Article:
A former manager at the City of Nanaimo is suing for wrongful dismissal.
Brian Denbigh, former manager of traffic services, is seeking damages from the municipality with claims he was terminated without just cause or reasonable notice a month after he took on a new, temporary position.
The claims have not been proven in court but according to the court document filed by Denbigh’s legal counsel in B.C. Supreme Court in January, Denbigh made a verbal agreement to take on a five-month assignment for Charlotte Davis, manager of sanitation, recycling and public works administration, who was going on maternity leave. He was to cover both managerial roles until his former position was filled and at the end of the assignment in June 2016, he’d retire. He had been manager of the roads and traffic services department since 1987 and worked for the city since 1974.
The process to transition between roles required him to “retire” from his position as manager of traffic services and be “re-hired” by the city for the temporary assignment in sanitation, the claim shows.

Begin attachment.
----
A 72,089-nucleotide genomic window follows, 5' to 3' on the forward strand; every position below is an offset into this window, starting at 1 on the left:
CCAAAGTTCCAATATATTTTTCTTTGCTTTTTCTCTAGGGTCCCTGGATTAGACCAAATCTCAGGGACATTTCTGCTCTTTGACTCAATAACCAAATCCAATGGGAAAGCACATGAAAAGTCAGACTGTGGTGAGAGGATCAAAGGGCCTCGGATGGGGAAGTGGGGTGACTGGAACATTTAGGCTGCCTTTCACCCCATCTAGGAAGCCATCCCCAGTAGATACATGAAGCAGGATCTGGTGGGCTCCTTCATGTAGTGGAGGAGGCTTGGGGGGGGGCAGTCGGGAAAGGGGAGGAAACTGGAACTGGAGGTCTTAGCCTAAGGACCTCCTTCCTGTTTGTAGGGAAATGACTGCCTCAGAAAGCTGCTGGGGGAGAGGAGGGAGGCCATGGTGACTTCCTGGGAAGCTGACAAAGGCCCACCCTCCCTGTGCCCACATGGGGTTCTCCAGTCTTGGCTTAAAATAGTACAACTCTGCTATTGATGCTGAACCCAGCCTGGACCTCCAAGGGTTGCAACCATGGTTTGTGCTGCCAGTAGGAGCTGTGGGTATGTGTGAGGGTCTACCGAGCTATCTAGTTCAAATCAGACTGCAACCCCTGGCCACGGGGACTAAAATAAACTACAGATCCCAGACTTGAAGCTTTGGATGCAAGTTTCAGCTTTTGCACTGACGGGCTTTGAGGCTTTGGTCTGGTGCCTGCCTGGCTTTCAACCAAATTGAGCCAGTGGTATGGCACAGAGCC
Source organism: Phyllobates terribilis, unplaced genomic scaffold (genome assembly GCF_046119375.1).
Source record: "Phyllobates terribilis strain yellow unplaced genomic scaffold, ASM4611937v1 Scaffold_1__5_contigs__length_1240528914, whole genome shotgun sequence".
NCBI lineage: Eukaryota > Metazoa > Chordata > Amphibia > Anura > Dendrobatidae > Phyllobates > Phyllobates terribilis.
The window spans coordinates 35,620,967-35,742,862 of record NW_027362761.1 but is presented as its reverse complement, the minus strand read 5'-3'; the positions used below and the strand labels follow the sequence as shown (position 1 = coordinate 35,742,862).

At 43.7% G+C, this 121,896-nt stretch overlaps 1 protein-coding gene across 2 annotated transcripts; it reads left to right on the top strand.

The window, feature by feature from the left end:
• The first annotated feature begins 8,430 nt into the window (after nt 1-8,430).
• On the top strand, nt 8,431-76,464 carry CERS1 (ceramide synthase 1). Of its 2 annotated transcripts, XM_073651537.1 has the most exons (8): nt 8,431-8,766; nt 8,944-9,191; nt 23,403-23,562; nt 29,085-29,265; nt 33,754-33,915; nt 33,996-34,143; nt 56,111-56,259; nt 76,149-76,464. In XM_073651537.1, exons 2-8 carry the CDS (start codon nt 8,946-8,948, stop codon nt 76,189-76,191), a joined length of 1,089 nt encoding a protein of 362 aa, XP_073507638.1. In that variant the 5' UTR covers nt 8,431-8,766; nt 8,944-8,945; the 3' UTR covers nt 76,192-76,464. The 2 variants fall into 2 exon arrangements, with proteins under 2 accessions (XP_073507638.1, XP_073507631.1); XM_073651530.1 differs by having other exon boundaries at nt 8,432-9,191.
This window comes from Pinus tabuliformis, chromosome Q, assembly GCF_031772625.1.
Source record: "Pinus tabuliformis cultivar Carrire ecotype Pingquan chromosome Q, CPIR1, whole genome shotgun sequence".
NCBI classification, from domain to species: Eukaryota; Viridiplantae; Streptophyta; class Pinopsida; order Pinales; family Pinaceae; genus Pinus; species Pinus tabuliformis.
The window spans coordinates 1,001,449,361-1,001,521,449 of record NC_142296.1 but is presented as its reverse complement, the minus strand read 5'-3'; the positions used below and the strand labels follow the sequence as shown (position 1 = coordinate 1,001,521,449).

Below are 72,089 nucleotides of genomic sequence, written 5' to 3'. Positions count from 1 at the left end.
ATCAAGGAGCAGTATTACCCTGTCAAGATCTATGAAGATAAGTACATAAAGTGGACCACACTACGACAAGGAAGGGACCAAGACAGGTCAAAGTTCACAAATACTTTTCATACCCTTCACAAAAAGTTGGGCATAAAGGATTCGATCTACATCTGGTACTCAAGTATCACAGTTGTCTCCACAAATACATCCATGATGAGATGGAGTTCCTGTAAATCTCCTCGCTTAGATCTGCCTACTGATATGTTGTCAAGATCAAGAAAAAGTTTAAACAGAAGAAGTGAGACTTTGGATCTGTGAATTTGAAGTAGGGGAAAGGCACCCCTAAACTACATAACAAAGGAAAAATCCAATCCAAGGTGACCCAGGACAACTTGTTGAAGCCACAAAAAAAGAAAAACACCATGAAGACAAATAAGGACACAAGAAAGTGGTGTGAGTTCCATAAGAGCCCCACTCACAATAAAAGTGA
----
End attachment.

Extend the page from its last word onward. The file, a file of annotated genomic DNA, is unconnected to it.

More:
It states Denbigh received one letter confirming his taking on aspects of the sanitation position in addition to being manager of traffic services, until Jan. 29, 2016, and another confirming his temporary full-time employment as manager of sanitation beginning Feb. 1 for up to five months and subject to budgetary limits, his performance and the duration of the maternity leave. Come early March, he was given a termination notice that took effect March 25 and the court document alleges it was for none of the reasons laid out in his offer letter, but “the result of a policy change by the city focused on training new employees and promoting from within as opposed to retaining employees nearing the end of their tenure or re-hiring retirees.”
Among what Denbigh is now seeking are damages for wrongful dismissal and aggravated and punitive damages relating to unfair conduct and breaching the implied duty of good faith in employment contracts. It’s also argued in his document Denbigh entered into a fixed-term contract and is entitled to the value remaining.
Neither John Van Horne, city director of human resources, nor Denbigh wanted to provide comments with the case before the courts. The city has been served and has 21 days to respond.